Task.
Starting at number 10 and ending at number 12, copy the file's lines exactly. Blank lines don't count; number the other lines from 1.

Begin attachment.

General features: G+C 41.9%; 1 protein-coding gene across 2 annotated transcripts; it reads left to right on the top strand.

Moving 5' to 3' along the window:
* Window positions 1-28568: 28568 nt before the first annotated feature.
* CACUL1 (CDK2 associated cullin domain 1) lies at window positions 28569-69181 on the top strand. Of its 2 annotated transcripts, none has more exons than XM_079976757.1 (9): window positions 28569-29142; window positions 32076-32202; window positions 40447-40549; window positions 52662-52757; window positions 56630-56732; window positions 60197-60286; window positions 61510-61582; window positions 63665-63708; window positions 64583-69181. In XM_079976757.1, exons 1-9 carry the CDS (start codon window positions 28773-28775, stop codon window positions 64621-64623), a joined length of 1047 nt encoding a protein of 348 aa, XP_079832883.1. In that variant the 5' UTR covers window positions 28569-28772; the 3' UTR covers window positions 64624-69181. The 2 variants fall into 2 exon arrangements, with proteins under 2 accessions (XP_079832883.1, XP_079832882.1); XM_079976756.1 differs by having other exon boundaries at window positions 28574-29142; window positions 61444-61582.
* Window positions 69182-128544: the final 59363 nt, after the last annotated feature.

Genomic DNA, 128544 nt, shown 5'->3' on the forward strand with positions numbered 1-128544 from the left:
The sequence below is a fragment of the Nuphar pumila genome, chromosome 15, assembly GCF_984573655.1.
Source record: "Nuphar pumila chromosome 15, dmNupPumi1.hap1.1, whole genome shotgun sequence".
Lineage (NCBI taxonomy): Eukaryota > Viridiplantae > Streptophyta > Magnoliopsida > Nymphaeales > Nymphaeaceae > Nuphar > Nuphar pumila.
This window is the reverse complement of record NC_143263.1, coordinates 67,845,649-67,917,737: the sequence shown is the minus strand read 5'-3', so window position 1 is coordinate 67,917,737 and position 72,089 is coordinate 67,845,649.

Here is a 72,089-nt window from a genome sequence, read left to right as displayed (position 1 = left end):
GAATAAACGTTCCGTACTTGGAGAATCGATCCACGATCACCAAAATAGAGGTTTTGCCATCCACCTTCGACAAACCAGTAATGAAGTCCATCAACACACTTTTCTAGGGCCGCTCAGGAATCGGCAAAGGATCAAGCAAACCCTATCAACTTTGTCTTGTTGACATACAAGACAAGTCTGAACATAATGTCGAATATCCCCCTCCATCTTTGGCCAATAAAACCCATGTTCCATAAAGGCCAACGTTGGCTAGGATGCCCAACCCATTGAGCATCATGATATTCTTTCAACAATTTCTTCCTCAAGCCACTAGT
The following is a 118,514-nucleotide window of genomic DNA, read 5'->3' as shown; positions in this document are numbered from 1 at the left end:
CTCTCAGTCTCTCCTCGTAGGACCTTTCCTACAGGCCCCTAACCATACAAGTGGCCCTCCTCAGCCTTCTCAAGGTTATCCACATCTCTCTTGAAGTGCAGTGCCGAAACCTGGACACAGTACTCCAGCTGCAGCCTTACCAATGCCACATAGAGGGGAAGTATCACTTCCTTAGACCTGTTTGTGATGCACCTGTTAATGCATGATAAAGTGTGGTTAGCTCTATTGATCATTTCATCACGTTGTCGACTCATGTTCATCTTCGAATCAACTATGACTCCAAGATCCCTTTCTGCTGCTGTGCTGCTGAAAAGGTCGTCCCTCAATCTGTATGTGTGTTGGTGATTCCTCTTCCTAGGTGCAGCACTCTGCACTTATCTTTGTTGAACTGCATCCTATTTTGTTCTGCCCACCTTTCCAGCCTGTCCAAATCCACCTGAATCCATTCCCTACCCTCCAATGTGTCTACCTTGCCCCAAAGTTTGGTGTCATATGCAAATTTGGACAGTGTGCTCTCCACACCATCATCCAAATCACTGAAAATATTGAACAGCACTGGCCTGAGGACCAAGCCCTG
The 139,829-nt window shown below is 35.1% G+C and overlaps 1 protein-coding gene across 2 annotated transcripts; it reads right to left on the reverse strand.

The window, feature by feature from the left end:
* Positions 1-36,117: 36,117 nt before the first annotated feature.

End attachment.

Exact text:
This window is the reverse complement of record NC_143263.1, coordinates 67,845,649-67,917,737: the sequence shown is the minus strand read 5'-3', so window position 1 is coordinate 67,917,737 and position 72,089 is coordinate 67,845,649.

Here is a 72,089-nt window from a genome sequence, read left to right as displayed (position 1 = left end):
GAATAAACGTTCCGTACTTGGAGAATCGATCCACGATCACCAAAATAGAGGTTTTGCCATCCACCTTCGACAAACCAGTAATGAAGTCCATCAACACACTTTTCTAGGGCCGCTCAGGAATCGGCAAAGGATCAAGCAAACCCTATCAACTTTGTCTTGTTGACATACAAGACAAGTCTGAACATAATGTCGAATATCCCCCTCCATCTTTGGCCAATAAAACCCATGTTCCATAAAGGCCAACGTTGGCTAGGATGCCCAACCCATTGAGCATCATGATATTCTTTCAACAATTTCTTCCTCAAGCCACTAGT